Professor Johnston encourages students to apply for judicial clerkships
For Levin College of Law Assistant Professor Lea Johnston, leaving a large-firm practice for a clerkship with Judge Richard C. Tallman of the United States Court of Appeals for the Ninth Circuit became a life-altering decision that inspired her to pursue a career in academia. Now, Johnston wants to encourage UF Law students to apply for judicial clerkships so that they have the same opportunity for professional development and growth as she did.
At the mention of her clerkship, Johnston’s face immediately lights up to discuss the experience she calls “second only to teaching.”
“Clerking was invigorating, and uncovered my insatiable curiosity about a variety of legal topics,” Johnston says of her experience and added, “I developed a strong relationship with Judge Tallman and my co-clerks, and these relationships continue to this day.”
Johnston cites under-representation of Levin College of Law alumni in clerking positions as a primary reason for encouraging students to apply for judicial clerkships.
“The Levin College of Law is the best law school in Florida, and one of the best schools in the southeast, [so we] should be sending more students [into clerkships],” Johnston explained.
To this end, the dean appointed a Judicial Clerkship Committee, consisting of members of the administration and faculty. The committee has launched several initiatives aimed at increasing the number of students who apply for clerkships and promoting the candidacies of UF Law students.
One new resource available in the Center for Career Development for students wishing to apply for a judicial clerkship is a database of past and present clerks who are alumni, which gives students considering clerking the chance to benefit from the experience and advice of a past or present clerks and make better-informed decisions about applying.
Concerning the timeline for students who wish to serve in a judicial clerkship immediately following graduation from law school, Johnston advised that, ideally, first-year students would take steps with clerking in mind, such as getting to know professors, writing for a journal, and selecting classes that could be useful. Then, during the spring of a law student’s second year, he or she should contact faculty for letters of recommendation, choose a writing sample, and ensure that all documents to be included in the application packet are completely devoid of spelling, grammar, and punctuation errors.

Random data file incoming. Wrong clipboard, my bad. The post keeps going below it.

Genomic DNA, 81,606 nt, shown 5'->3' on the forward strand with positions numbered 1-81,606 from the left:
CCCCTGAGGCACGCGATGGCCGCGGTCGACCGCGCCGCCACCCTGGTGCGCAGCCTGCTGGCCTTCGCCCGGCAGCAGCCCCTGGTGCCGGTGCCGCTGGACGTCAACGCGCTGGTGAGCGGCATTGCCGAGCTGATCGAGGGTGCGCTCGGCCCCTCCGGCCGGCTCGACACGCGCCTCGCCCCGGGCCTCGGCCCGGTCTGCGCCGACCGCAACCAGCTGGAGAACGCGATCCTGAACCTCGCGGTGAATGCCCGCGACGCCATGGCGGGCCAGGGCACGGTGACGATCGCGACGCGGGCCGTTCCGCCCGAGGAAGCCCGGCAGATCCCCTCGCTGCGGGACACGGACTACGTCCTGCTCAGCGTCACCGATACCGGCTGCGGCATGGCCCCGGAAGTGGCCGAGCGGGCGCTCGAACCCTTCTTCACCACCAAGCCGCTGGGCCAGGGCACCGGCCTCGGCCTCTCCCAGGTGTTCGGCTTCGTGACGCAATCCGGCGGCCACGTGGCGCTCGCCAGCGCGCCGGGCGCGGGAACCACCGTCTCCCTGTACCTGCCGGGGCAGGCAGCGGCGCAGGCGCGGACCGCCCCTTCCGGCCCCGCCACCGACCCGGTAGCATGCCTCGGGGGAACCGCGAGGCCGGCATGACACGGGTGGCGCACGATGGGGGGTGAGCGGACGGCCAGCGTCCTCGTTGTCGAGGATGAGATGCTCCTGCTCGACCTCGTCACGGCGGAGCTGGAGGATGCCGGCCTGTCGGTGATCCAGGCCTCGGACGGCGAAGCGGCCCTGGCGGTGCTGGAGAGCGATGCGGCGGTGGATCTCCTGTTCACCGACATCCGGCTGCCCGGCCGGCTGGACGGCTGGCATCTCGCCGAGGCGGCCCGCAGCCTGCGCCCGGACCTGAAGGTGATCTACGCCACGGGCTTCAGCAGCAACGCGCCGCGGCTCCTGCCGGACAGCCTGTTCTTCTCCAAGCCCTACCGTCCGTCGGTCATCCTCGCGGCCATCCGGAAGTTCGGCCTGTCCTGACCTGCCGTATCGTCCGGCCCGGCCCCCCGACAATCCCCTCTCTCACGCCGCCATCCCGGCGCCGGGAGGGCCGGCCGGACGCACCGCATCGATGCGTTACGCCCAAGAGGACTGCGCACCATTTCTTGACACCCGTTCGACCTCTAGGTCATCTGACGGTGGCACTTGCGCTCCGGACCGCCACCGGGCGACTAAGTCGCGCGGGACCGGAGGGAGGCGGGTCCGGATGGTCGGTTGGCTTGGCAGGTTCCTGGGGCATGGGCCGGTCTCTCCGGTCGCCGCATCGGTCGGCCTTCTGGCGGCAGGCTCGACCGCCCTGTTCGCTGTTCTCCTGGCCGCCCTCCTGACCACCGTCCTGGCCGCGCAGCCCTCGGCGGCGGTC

Johnston stated that, as a clerk, she stopped considering a candidate if his or her resume contained any inconsistencies or errors in punctuation. She also advised that students requesting letters of recommendation from faculty members consider providing them with a one- or two-page statement of interest explaining why he or she wishes to clerk so that they have the information needed to write a more personal and compelling letter.
Johnston also stressed that law students who may not have an excellent academic record or journal experience may still be competitive candidates for judicial clerkships after a year or two of work experience. The Center for Career Development continues to work with graduates interested in clerkships and the CCD encourages graduates to contact them when they wish to begin their judicial clerkship search.
“Judicial clerkships offer a unique opportunity to assist in administering the law, engage in a close relationship with a judge, develop writing and litigation skills, and gain an impressive credential that can open professional doors. ,” said Johnston. “I encourage all students with a strong academic background to consider applying to clerk for a federal or state judge.”
UF Law Assistant Dean for Career Development Linda Calvert Hanson added that “a judicial externship provides an ideal way to gain an inside perspective.”
Students interested in judicial clerkships are encouraged to attend a roundtable discussion on Tuesday, April 6, at noon in the faculty dining room where the following federal judicial law clerks will discuss their experiences: Larry Dougherty (JD 09), U.S. 11th Circuit Court of Appeal; Michael Dupee (JD 92), U.S. Northern District of Florida; and U.S. Middle District of Florida law clerks Jason Marques (JD 07), Lundi McCarthy and staff attorney Janine Toner (JD 04).